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Stringers - mulch kit and deck pitch

Discussion in 'eXmark' started by BigDave, Apr 29, 2003.

  1. BigDave

    BigDave LawnSite Member
    Posts: 148

    I have a new LHP 23/52 that I had my dealer deliver with the mulch kit and the blowout baffle.

    I am impressed with the cut, especially the fact that the mulck kit truly delivers the vacuumed look. But, there is a surpising number of stringers, especially in areas that have more weeds or a bit less-thick grass or more bare spots than I'd like.

    I did some research on this forum, and saw that Terry suggested lowering the deck, decreasing the throttle, and changing the deck pitch.

    Today, I lowered the deck from 3" to 2.75". I am happy to say that I noticed a positive difference. But I don't want to lower the deck any more than that, because everyone on this site seems to suggest a deck height of 3" or higher for grass health.

    I forgot about trying lowering the throttle today - will try next time.

    Here is my main question: from what I can tell by eyeing it up, my deck is almost level; it is possibly angled down just a tad from rear to front. Should I try changing my deck pitch? More importantly, what is the theory behind changing the deck pitch to defeat stringers when mulching?

    If you don't mind lending your ear for a couple more minutes, I'll share a couple other things I'm bummed about - if anyone has any thoughts - though these have more to do with ZTRs in general, not Exmark. I'm convinced I bought the best ZTR for my situation.

    The thing is that my property is on a 15 degree slope. I am finding it true what they say that it's almost impossible to make a zero-turn (one wheel forward, one reverse) on a hill. So, that forces me into making lawn-tractor-type turns, and even those I can't make tightly, because it tears up the turf. There are times that I make the softests of turns on the hill, and I notice coming back around that I have a 5-foot tire track mark.

    Also, it seems like every time I go in reverse, my wheels slip more than they should. I understand that it is Spring, and the ground is softer than normal. What I don't like is when I go in reverse and the caster wheels come around - taking me off my intended path. Maybe the caster wheels needing to come around is *why* I get the slippage. Either way, a lawn tractor seems to have ZTRs beat when reversing.

    When I bought my ZTR, I was debating spending the extra money for a 4wd garden tractor or sub-compact instead. Perhaps that's what I should have done - so that 4 wheels would be providing traction on the hill instead of 2.

    But it's too late for that now - I made my decision, and I'm determined to make good on it. Plus, the ZTR certainly has its advantages over tractors notwithstanding the zero-turn aspect - the one that comes to mind first is the floating deck.

    Thank you very much for hearing me out.
  2. eXmark

    eXmark Manufacturer / Sponsor
    Posts: 4,258

    Big Dave,

    Is the mulching kit installed? Is the anti-blow out baffle installed? This will help me with your cutting height question.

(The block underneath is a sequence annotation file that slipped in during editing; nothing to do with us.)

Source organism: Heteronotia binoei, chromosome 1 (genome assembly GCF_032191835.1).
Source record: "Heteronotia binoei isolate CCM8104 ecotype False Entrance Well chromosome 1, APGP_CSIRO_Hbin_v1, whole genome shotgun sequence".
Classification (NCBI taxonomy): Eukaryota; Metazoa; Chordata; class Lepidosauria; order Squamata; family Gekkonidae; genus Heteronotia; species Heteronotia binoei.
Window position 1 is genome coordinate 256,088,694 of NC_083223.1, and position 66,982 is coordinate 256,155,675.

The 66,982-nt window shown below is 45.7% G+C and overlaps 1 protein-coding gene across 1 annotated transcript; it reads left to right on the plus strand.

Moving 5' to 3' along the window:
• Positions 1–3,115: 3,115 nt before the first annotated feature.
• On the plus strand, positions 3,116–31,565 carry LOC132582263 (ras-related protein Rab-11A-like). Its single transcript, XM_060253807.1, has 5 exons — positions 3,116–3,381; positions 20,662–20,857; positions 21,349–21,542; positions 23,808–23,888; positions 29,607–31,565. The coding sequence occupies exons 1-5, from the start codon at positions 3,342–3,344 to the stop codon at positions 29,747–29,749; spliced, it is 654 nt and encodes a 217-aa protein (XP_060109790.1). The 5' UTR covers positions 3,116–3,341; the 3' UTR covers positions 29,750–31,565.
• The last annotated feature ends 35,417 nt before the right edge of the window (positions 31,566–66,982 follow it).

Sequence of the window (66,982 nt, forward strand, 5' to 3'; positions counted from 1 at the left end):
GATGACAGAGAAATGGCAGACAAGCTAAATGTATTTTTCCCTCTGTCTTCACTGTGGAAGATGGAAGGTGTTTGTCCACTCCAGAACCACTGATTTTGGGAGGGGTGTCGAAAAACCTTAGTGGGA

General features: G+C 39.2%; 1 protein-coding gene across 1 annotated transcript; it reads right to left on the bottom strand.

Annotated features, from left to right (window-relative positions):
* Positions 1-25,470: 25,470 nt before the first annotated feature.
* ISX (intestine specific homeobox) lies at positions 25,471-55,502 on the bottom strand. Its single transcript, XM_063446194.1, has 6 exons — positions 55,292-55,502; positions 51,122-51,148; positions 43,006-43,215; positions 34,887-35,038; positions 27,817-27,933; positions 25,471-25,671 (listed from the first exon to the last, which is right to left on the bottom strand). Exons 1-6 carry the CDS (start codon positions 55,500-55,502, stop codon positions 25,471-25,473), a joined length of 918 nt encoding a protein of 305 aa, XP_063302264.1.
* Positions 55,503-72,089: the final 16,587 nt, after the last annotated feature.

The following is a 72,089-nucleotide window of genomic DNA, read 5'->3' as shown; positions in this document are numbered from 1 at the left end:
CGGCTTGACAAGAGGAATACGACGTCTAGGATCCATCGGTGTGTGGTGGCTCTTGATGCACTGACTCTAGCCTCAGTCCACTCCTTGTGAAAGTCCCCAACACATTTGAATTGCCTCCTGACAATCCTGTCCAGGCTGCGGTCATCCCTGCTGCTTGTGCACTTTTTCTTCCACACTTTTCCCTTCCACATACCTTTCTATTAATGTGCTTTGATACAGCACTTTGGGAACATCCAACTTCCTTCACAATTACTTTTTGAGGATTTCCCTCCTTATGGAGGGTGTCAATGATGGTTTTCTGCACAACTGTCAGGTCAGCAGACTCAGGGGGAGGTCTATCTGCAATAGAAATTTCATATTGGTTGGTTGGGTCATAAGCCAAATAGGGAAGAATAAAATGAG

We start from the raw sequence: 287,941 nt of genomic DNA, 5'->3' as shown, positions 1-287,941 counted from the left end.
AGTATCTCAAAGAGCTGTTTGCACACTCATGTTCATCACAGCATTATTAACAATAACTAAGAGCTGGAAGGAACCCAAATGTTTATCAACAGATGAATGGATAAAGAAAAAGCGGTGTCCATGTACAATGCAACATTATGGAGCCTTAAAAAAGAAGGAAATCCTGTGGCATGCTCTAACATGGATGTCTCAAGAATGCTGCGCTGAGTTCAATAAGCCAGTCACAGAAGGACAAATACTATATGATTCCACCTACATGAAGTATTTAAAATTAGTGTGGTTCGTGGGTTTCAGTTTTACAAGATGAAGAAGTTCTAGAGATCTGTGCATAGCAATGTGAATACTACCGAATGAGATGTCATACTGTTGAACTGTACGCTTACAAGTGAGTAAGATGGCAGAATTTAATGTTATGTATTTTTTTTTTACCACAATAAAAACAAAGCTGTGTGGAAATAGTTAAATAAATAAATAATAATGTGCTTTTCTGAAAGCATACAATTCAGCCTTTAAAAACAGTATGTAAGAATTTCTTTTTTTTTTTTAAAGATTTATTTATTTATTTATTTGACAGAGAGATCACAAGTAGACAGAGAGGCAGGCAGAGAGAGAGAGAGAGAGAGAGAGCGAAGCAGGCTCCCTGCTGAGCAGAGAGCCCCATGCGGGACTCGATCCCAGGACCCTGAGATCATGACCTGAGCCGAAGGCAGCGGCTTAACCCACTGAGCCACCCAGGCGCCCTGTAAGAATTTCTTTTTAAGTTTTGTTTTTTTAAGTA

As far as the turns go on the hills are you swinging the nose of the machine downhill or uphill?


  3. BigDave

    BigDave LawnSite Member
    Posts: 148

    Sorry - yes, both were installed by the dealer.
  4. eXmark

    eXmark Manufacturer / Sponsor
    Posts: 4,258

    Big Dave,

    You can check the deck rake and you may want to increase the amount of rake. It really depends upon where it's set now.

    The real issue I believe is the lawn. The mulch kit is designed to lift the grass, cut it, cut it again and drive it down to the soil level. If the grass/lawn or weed bed isn't thick enough to hold the air that is driving the clippings down the air will be pushed out from under the deck. This not only creates excess dust but also forces some of the "stringy" stuff to lay down and not be cut.

    Lowering the cutting height is the best way to improve the cut in this situation. You'd be amazed at what a cutting at 2.5" looks like compared to 3" on the lawn you've described. You can also back the throttle off a 1/4" or so. Just enough so you hear a change in the tone of the engine.


  5. DieselDeere

    DieselDeere LawnSite Senior Member
    from Midwest
    Posts: 411

    what about the revercing issue is this common
  6. MikeLT1Z28

    MikeLT1Z28 LawnSite Bronze Member
    Posts: 1,732

    also you can change the amount of spacers above the blade and above the pulley, at least on my metro, fred knows all about this. i imagine dustin and terry do to. might want to suggest that, helped me tremendously last year.
  7. eXmark

    eXmark Manufacturer / Sponsor
    Posts: 4,258

    Diesel Deere,

    The issue of tire slippage is common on any hill exceeding the manufacturers recommended degree of slope. On any mid-mount such as the Lazer Z, HP, CT, XP and EPS they will tend to climb hills in forward better than they do in reverse. They can also be difficult to back up hills as well.

    An out front design on the other hand won't climb steep hills in forward but the will back up hills pretty well.

    A tractor type mower climbs hills okay and backs up hills okay but they are top heavy and more likely to "topple" on side hills.

    Each design has advantages and disadvantages. For the commercial contractor or the acreage owner who wants to get his/her lawn done quickly with a professional look quite often will go with the mid-mount design.



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